The Epistle of Q — Chapter 102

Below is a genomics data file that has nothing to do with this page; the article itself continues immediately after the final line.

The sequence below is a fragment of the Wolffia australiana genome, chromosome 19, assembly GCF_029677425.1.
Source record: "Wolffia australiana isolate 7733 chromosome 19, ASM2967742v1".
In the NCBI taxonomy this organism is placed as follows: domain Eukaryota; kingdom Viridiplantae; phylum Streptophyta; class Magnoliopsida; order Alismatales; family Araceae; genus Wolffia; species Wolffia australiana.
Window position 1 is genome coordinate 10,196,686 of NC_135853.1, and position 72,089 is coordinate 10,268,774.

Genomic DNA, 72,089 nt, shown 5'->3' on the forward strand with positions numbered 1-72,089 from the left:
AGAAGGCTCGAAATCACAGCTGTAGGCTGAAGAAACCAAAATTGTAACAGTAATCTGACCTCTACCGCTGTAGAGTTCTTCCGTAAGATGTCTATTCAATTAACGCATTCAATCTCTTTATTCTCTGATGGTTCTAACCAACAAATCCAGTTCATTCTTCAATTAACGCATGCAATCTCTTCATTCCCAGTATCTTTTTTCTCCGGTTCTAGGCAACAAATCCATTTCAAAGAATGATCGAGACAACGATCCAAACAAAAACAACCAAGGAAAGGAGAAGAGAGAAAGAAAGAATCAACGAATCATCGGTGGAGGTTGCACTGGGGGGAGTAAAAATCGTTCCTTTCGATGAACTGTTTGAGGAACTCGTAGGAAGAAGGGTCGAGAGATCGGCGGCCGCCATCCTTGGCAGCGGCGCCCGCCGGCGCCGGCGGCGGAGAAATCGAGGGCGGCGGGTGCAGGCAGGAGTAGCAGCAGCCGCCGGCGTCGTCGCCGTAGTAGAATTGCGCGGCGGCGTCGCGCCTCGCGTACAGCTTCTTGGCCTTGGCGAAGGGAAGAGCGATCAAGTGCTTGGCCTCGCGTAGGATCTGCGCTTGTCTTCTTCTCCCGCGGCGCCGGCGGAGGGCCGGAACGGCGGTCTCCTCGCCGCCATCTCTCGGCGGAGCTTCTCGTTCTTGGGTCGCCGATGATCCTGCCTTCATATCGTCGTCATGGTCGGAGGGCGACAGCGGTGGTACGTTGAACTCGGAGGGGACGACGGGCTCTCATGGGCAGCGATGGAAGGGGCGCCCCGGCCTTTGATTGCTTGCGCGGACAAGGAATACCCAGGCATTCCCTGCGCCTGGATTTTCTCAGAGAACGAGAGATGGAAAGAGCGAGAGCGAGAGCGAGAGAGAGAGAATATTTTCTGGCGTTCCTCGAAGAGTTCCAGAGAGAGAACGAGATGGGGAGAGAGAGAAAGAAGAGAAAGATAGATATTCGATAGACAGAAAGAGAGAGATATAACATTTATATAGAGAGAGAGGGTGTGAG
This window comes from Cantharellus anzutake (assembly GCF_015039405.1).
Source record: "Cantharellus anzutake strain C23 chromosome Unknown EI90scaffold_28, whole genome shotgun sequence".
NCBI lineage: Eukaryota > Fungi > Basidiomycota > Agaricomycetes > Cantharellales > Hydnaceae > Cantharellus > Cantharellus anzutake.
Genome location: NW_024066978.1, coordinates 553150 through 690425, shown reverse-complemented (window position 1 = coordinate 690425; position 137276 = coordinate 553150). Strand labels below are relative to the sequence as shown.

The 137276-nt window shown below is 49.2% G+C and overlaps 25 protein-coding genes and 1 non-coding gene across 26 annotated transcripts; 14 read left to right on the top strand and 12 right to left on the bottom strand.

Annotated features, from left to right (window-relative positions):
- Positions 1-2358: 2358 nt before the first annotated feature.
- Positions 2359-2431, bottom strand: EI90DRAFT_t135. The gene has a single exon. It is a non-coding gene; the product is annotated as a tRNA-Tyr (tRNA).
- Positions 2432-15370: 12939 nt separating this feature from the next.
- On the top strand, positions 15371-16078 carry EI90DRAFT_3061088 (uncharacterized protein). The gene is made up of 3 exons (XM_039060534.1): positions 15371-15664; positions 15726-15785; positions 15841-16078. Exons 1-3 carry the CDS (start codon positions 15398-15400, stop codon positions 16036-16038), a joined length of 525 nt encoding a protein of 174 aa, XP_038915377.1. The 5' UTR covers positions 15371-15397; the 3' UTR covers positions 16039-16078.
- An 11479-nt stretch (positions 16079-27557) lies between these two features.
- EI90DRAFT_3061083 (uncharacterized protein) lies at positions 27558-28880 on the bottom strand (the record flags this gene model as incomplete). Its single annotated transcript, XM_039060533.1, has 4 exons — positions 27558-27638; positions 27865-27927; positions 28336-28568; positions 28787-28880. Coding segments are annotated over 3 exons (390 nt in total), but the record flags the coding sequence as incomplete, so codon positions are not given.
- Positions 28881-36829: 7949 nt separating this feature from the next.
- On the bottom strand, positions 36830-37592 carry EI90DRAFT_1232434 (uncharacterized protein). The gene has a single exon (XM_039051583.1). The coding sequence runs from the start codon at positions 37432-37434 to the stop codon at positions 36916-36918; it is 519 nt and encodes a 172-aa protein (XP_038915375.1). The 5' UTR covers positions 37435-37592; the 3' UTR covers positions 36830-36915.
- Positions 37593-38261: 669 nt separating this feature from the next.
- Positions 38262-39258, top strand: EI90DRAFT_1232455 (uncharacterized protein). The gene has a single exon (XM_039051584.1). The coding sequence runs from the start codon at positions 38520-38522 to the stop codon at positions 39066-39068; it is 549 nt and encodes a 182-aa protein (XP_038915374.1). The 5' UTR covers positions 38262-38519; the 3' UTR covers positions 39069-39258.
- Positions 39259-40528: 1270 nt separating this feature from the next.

Oh no, not getting older are we? Sometimes adjustments to age are tougher than I want them to be! As you know, I occasionally work out, or perhaps try to work out. I’ve never been a really strong guy and for all my efforts I would seldom get the label of athletic. On the other hand, in spite of some moments where I have bordered on becoming (if not actually being) obese, I have managed to keep myself relatively healthy. I bike, ski, walk, occasionally golf or hike, and can, with prompting or invitation, still throw the football or shoot on-the-street pucks with the grandkids. Moreover as part of my erratic routines, I have been working on my balance and lung-capacity in addition to overall body strength. These latter issues have emerged from occasional medical moments over the years where doctors and/or their specialist colleagues have suggested I should pay a little more attention to aspects of what they gently call aging. • Balance is supposedly the one thing that can determine how successful we are at defeating the most negative aspects of getting older. But I didn’t really concentrate on this issue when I initially increased my attention to better physical fitness. And I’ll tell you why in a moment… • Lung capacity is equally important to a good life – without adequate ability to breathe, the rest of one’s system is quickly in trouble. Earlier in my professional life, when a couple of us were working on improving physical education & fitness opportunities for on-reserve Aboriginal schools, we came across some equipment that readily reported on a person’s fitness quotient. The most interesting issue that emerged from that search was the comment by the doctor supervising our testing that I had 75% capacity in my left lung. He thought I should have it looked into. But I wasn’t yet forty so who goes to a doctor, and besides my colleague (a professional football player) and I figured it had to be the result of an idiot at the gym pouring water suddenly on a dry sauna one day when none of us were looking, filling the room with steam which I inhaled in copious amounts before getting to the door… Now the two of these factors are coming home to roost, so to speak. A few years ago I took up dragon-boating after moving back to the Okanagan, having given away a kayak that I had used sporadically while on PEI. This new sport seems like a good counterweight to skiing. The Penticton Golden Dragons (PGD) are a group of seniors (the new politically correct term is 55+) who enjoy being on the lake on a summer’s morn a couple of times a week and then occasionally participating in a weekend dragon-boat festival where they race against other boats (most of the time filled with younger, even more competitive, crews). Most of the members of the PGD are women, so any man that is interested in joining is welcomed as it helps balance the crew at the festival races. Shortly after joining I found to my dismay, that while I could go flat out for a sprint race (250 metres), I was not as effective in a regular race (500 metres or more). Furthermore, at practices I was not consistent in my paddle strokes – wasn’t that I couldn’t do them, it was that I needed to take a break more often than not. This was not a pleasant sight for those sitting behind me and working hard to participate in the practice. My doctors sent me for check-ups and medical reviews and through x-rays they determined that my left lung was indeed scarred. An earlier doctor’s exam had discounted my theory about the sauna incident so I had asked my mother (who had trained to be a nurse at Sick Kids in Toronto) if I had had any severe lung issues as a young child. As her first born she had recorded everything about me when I was little – probably up until going to school, at which time she had another child and a third on the way. There was nothing in the records. So the cardiologist in Penticton determined that perhaps the sauna issue was more real than previously thought. There seemed to be no other plausible explanation (I’ve never smoked, never lived in a high-pollution city, never had TB or other lung infections). He suggested that I continue my activities as long as I am able but that in team-related events I might not be all that helpful. I need to say that while dragon-boating didn’t really captivate me, I did like the coach. He is a very knowledgeable expert on dragon-boating. More critically he is an excellent coach, especially for seniors. He knows how to teach, and he knows how to encourage. He gets more out of people with his humour and honey approach than any strict barking & vinegar style would. When I explained the medical diagnosis, he suggested that I only apply myself as necessary and that I concentrate on festivals that had sprint races. In 2017 & 2018 I tried that approach. But that meant basically dropping out after the season’s opening event (the Senior Sprints) and I wasn’t really being a very good team-mate. So the coach suggested that I consider learning how to steer as that would require less lung-capacity. Wow, that makes sense. The group always needs extra steers-people. So I agreed to try it. Remember earlier when I talked about working on balance? Well, it quickly became apparent that this would be essential if I was to become even a mediocre steers-person. I started practicing standing on one foot/leg. And I worked on it in the boat too. Alas, it wasn’t to be. Twice I felt into the water – not very helpful if the team is trying to win a race. So this year I retired from dragon-boating. Note: I can truthfully tell people now that I have retired from something!! Nevertheless I did keep up those workouts that did work on my balance and my lung-capacity. Perhaps I would get better. I felt I owed it to the coach – perhaps by next year I would have corrected the issues sufficiently to at least become a back-up steers-person. Well over the past couple of weeks it is becoming obvious that I must be aging. My left lung does not provide me with more oxygen to my heart even though I can get through the one exercise that is to help it improve (I can still bike, I’m just not as fast). And at times I can’t get through even a minute on one leg without moving around the floor which is far more stable that the bottom of a moving boat. I will keep working on these two issues. After all, I still plan on skiing and biking in 2020. I also will walk, hike and play golf (usually without a power cart). But I think I will remain retired from the sport of dragon-boating (although I will go to the occasional festival because the team has recruited more men, and the women themselves are better, so the team is more competitive and they are a fun bunch – and, I will get to talk with the coach who besides being a great coach is a smart guy and is an enjoyable conversationalist!!). Balance is a good thing to work on — and keep breathing yourself!! tnx, g.w.